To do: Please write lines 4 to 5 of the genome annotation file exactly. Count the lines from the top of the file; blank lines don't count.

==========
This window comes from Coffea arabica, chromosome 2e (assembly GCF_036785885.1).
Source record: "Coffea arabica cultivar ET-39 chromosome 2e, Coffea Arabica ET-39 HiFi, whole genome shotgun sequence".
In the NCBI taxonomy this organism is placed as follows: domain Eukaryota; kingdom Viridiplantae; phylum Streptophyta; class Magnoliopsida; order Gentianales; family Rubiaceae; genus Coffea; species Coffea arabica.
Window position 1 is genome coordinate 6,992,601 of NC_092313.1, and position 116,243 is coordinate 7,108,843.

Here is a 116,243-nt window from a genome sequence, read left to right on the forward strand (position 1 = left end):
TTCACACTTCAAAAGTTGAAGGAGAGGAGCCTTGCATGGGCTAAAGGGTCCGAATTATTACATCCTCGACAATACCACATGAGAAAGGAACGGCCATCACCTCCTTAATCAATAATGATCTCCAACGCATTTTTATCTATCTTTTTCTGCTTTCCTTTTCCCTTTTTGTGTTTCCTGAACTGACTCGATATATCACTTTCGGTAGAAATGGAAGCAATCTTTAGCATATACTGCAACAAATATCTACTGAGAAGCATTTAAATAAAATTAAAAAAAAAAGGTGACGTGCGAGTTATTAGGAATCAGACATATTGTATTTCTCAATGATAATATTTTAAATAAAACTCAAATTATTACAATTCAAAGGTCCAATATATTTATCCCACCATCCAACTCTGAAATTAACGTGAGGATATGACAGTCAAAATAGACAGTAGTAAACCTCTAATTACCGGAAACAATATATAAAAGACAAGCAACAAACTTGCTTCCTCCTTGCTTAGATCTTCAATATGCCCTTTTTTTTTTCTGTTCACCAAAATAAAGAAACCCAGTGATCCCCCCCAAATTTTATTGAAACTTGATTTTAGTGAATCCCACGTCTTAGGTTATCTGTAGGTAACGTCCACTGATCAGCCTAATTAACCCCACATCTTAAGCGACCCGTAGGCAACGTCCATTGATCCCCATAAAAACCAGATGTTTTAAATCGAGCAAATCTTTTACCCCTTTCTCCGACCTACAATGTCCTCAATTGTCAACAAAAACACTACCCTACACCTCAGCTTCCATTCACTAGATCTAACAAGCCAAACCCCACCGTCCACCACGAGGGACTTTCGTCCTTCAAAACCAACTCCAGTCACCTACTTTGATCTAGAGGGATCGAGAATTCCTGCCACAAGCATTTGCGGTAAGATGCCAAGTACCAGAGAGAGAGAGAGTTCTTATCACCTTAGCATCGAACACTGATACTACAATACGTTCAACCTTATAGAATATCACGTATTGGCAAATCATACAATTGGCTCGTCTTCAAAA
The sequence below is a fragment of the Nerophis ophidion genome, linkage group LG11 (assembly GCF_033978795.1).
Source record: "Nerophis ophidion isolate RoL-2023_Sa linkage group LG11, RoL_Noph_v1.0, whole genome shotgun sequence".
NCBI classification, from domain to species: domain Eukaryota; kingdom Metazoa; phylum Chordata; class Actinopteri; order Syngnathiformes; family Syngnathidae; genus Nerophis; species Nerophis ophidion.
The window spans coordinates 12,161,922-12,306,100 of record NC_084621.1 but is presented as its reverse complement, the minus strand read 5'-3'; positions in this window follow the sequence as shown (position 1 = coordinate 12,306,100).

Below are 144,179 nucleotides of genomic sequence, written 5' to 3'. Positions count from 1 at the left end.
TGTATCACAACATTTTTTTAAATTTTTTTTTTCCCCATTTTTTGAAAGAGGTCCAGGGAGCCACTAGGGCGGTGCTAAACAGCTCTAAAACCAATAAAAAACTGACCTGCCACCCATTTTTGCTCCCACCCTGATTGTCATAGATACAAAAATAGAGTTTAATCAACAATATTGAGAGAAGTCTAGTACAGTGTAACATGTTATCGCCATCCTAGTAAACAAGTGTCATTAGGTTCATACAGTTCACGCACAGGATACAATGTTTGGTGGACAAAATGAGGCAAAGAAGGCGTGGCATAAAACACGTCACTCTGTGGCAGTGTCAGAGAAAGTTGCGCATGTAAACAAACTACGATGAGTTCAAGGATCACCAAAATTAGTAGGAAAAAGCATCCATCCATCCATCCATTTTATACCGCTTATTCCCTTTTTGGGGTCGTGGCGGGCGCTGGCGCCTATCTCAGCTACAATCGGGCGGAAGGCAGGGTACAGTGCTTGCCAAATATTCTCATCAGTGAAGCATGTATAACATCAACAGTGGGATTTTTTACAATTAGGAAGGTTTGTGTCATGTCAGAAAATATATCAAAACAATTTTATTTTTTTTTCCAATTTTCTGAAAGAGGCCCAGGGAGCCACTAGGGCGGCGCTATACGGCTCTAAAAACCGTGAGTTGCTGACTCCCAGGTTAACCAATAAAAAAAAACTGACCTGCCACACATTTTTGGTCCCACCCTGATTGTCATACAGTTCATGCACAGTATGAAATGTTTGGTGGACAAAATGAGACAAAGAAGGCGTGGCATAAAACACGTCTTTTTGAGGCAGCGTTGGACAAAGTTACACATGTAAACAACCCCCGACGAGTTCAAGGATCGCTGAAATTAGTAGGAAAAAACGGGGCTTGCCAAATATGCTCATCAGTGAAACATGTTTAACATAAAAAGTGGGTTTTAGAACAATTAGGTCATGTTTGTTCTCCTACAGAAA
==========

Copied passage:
Window position 1 is genome coordinate 6,992,601 of NC_092313.1, and position 116,243 is coordinate 7,108,843.

Here is a 116,243-nt window from a genome sequence, read left to right on the forward strand (position 1 = left end):